Indian Trail Caverns and Sheriden Cave research site are located in scenic Northwest Ohio. They are a unique cavern formation in a natural limestone-dolomite ridge along Ohio State Route 568 which traverses the corner of historic Wyandot, Seneca and Hancock Counties.
Indian Trail Caverns are located 9 miles east of Findlay, Ohio and 4 miles west of Carey, Ohio at 722 Ohio State Route 568. The scenic ridge area lies along the edge of the old Great Black Swamp and the old Big Spring Indian Reservation which was home to the Wyandot Indians and was the last Indian Reservation east of the Mississippi River. It is a short drive from VanBuren State Park and several other historic landmarks and scenic areas.
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In today's world of increased global and environmental awareness the desire to explore and learn about the world around us is fast becoming a focal point in educating the youth of today for their leadership tomorrow.
Indian Trail Caverns and Sheriden Cave research site are a remarkable location in the Americas for research into our past that will give insight into our future. They are being researched by top specialists from around the world and have been filmed by for several movies and documentaries including:
What Killed the Mega Beasts? - The Discovery Channel. 2002
Ancient Asteroids -The National Geographic Television. 2008
Catastrophe - The Discovery Channel, BBC Channel 4 2008
How the Earth Was Made - The History Channel 2009
The Universe series -The History Channel 2009
The Sheriden cave site has also been featured in an article in the
world renown Archaeology Magazine as well as many other national, state, and local periodicals and news articles.
The Sheriden cave site at Indian Trail Caverns was
presented by the State of Ohio with a historical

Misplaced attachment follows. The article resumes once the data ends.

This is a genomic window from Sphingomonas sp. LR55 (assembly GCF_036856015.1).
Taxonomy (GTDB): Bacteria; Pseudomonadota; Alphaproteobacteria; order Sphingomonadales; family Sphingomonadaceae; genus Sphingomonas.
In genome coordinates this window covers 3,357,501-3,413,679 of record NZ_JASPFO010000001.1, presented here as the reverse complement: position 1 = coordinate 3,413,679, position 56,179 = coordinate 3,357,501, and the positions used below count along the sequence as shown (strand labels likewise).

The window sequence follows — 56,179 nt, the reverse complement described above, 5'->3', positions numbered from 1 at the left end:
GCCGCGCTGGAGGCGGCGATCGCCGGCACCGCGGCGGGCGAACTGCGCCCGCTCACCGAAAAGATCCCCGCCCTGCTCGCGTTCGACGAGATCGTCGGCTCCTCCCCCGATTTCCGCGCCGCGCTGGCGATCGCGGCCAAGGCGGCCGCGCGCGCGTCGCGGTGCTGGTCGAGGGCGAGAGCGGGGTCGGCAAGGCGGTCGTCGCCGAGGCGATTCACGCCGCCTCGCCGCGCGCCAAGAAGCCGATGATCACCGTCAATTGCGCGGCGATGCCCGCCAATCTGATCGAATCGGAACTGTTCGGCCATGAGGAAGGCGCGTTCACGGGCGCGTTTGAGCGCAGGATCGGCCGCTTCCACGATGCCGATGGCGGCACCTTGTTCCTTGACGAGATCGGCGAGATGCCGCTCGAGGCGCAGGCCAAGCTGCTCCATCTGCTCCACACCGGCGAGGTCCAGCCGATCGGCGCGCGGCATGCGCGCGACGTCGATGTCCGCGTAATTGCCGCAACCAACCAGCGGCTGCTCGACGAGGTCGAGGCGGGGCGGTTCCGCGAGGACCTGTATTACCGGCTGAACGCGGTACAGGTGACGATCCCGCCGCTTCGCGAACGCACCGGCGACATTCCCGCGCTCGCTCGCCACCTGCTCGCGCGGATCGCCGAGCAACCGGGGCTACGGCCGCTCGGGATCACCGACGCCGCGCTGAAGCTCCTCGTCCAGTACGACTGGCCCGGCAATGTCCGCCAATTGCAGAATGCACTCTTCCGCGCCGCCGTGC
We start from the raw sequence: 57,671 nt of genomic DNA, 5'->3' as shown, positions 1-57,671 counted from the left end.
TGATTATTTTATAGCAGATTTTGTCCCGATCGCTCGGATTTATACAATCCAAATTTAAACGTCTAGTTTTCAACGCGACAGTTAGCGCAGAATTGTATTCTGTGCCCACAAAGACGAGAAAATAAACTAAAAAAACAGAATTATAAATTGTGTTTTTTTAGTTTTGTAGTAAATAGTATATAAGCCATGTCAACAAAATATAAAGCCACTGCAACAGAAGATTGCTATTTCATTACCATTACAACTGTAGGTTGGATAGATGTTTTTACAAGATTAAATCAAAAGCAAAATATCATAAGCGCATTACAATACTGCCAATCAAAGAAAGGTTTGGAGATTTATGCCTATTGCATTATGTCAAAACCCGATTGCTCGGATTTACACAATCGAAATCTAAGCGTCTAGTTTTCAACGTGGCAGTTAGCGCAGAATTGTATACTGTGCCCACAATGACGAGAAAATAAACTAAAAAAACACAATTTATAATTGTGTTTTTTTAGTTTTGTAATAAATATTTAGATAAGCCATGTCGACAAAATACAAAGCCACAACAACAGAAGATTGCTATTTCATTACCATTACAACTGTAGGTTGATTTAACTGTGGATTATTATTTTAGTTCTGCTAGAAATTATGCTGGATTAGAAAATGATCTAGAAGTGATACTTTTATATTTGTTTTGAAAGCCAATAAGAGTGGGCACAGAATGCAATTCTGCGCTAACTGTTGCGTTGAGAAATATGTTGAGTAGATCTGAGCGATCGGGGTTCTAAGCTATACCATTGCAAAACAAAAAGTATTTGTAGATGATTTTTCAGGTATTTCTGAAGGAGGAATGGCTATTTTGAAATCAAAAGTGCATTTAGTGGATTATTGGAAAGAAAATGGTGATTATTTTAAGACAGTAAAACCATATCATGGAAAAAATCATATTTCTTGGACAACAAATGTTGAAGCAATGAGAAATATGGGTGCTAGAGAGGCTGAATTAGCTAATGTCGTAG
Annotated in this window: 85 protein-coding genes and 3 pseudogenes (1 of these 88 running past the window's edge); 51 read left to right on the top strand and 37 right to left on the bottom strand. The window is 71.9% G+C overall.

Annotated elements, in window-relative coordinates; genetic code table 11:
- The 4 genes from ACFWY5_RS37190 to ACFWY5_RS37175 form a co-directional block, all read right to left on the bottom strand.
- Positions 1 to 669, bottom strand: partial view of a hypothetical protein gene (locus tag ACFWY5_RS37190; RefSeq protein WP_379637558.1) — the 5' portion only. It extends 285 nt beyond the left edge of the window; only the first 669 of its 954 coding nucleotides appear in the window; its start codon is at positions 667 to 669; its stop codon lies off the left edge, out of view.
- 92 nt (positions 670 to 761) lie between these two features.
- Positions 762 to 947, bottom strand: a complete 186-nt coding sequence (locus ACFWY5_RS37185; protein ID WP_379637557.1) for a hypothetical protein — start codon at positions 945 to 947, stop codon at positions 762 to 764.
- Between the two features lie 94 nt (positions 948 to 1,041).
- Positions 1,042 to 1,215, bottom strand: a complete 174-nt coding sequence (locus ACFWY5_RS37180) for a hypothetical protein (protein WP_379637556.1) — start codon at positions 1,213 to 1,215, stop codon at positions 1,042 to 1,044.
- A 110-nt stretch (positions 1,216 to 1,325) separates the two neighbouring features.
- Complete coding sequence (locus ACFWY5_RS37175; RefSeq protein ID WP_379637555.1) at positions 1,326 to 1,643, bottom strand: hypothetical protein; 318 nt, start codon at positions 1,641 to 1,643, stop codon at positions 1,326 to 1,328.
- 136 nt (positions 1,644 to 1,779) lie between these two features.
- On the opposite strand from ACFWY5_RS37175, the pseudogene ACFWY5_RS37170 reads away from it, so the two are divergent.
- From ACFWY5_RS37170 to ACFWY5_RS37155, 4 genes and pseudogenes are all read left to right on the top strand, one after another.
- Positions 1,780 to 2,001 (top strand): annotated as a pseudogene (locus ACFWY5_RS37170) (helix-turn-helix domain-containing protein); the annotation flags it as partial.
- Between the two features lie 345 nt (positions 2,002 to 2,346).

marker in August of 2001.
The site has yielded over ten thousand different specimens and
artifacts which include over sixty five species of life that lived in Ohio prior to the last glacial coverage of the region. Rare extinct species
found at the site include short faced bear, elk-moose, flat headed and long
nosed peccary. This is the most recent site on the planet where the giant
beaver lived. The giant beaver was over six feet long and weighed over 250
| The site also has remains of smaller mammals such as bats, voles, pine martens, weasels, as well as various amphibians, reptilians, aves, gastropoda and osteichtyes. Two projectile spear points made of bone has been found at the site. They are a very rare find being the oldest for the Midwest region and are scientifically dated at between 13,000 and 12,925 years ago. The site also includes the oldest in-situ Clovis type point
found in Ohio. More photos of the site and professional quality casts of these, as well as other artifacts, are available
from one of the world's leading specialists in lithics casting, Peter
| Check out Peter Bostrom awesome web site at
Guided tours of Indian Trail Caverns provide an enlightening view of the archeology and geology of the region. Access to the caverns is provided by gentle stairways which have been designed to accommodate both the young and old. The caverns are well lit and the tour is along gravel paths. A cool natural airflow from several natural skylights keeps the caverns around 55 degrees Fahrenheit year round so a light jacket is recommended.
The caverns are open from 1 pm - 4 pm on Saturday and Sunday afternoons from Memorial Day weekend through Labor Day Weekend.
The guided tour lasts about an hour and the rate is $8.00 for adults and $6.00 for children with preschool free. We accept cash and do not accept credit cards or checks.
Special group rates, days and times are available for bus tours, schools and other educational and non-profit organizations. The group tours can be arranged from April through October. For more information call 419-387-7773 from 8:00 a.m. to 8:00 p.m. Eastern time or email us at firstname.lastname@example.org.
Indian Trail Caverns
PO Box 127
Vanlue, OH 45890
Rates and operation are subject to change without notice.